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  • Writer's pictureKaaya Sharma

Disposable masks and gloves: a real threat to our ecosystem

Environment and wildlife around the world are suffering from the impact of disposable protective gear. In particular, the careless disposal of latex gloves and polypropylene masks is advancing the plastic pollution problem and causing wildlife deaths at an alarming rate.

In 2020, a cat in Philadelphia ate a plastic glove and died, a dog in Boston ingested a paper face mask and barely survived, and a robin in Canada fluttered to death after getting its legs tangled in the elastic of a disposable face mask. In addition, OceansAsia, a Hong Kong-based organization, recently published that over 1.5 billion pieces of protective gear entered the ocean in 2020 alone. Even though we are told to wear protective gear constantly, very little information is provided on safely discarding them. Without proper disposal guidance, an environmental crisis is imminent.

What can you do to help?

  1. Use reusable protective gear, if possible. Using reusable gear whenever possible can be a great alternative to disposable masks and gloves. Protective gear made of cloth is often as effective as disposable ones. You can also easily throw the dirty ones in the laundry to disinfect and then use a clean one until the original one dries or the new one gets dirty.

  2. Carry a spare reusable glove or mask at all times. Try always to carry a spare in a backpack, purse, or pocket in case the one you are wearing gets dirty, wet from rain, or lost. This way, you are not forced to buy and wear disposable protective gear when emergencies happen. In addition, replace your wet face masks as soon as possible. According to the CDC, a damp face mask restricts airflow and is less efficient at filtering viral particles. It will be a good idea to carefully place it into a plastic bag until you are able to wash it.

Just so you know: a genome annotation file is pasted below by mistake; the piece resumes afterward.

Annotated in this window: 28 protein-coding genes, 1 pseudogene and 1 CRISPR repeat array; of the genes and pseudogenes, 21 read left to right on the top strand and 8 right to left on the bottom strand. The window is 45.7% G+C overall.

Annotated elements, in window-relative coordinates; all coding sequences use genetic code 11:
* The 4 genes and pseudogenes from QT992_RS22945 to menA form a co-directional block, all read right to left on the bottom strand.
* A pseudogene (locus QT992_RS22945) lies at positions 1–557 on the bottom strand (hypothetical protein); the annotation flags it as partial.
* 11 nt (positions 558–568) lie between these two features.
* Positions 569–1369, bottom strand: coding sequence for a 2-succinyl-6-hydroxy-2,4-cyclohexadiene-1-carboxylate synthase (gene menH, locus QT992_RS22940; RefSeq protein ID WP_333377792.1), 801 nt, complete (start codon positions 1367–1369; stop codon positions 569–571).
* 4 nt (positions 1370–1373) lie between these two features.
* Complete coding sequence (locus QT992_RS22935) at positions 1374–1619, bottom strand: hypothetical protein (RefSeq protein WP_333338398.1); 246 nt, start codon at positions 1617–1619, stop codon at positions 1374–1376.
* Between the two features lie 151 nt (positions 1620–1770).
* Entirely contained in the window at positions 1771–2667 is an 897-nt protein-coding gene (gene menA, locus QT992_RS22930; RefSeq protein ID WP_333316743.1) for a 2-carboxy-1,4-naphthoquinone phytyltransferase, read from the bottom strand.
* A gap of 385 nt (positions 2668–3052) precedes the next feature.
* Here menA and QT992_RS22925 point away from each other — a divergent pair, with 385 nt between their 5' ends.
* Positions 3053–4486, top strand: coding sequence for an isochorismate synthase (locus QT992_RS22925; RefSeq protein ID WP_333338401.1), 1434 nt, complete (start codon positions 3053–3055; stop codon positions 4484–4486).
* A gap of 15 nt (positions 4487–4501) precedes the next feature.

3. Dispose your protective gear safely in a trash can. When you are ready to remove your protective gear, carefully take it off and toss it into a garbage bin, preferably with a lid. This will help keep the masks and gloves contained in a secure place and away from innocent animals. Never flush your protective gear down the toilet, as it will clog the plumbing.

  4. Try to extend the life of your gloves and masks as much as possible. Although in an ideal world, you want to throw away or wash your protective gear after each use, in reality, it is not practical or sustainable. It is best to change your masks and gloves if you’ve come in direct contact with people or animals, but not necessarily after you just stepped out of your car to get gas, picked up food from a drive-thru, or walked on a beach alone. So think carefully before changing your protective gear and do so only when it is absolutely necessary—both for sanity and environmental sake.

  5. Cut your protective gear before disposing them. If you absolutely need to discard your masks or gloves, be sure to cut them into small pieces and snip the ends of the elastic loops so that wildlife doesn’t get trapped or tangled up in them. Then carefully throw them into a garbage bin, again preferably with a lid.

  6. Whatever you do, consider the environment, oceans, and wildlife and do not litter. This is important. Anywhere you look around the world, you can find disposable gloves and masks in streets and parking lots, usually left behind by people who didn’t care enough to spend the time to discard them correctly. When single-use masks are thrown away incorrectly, they typically end up in oceans, lakes, and rivers, posing a considerable threat to plants, wildlife, and the environment.


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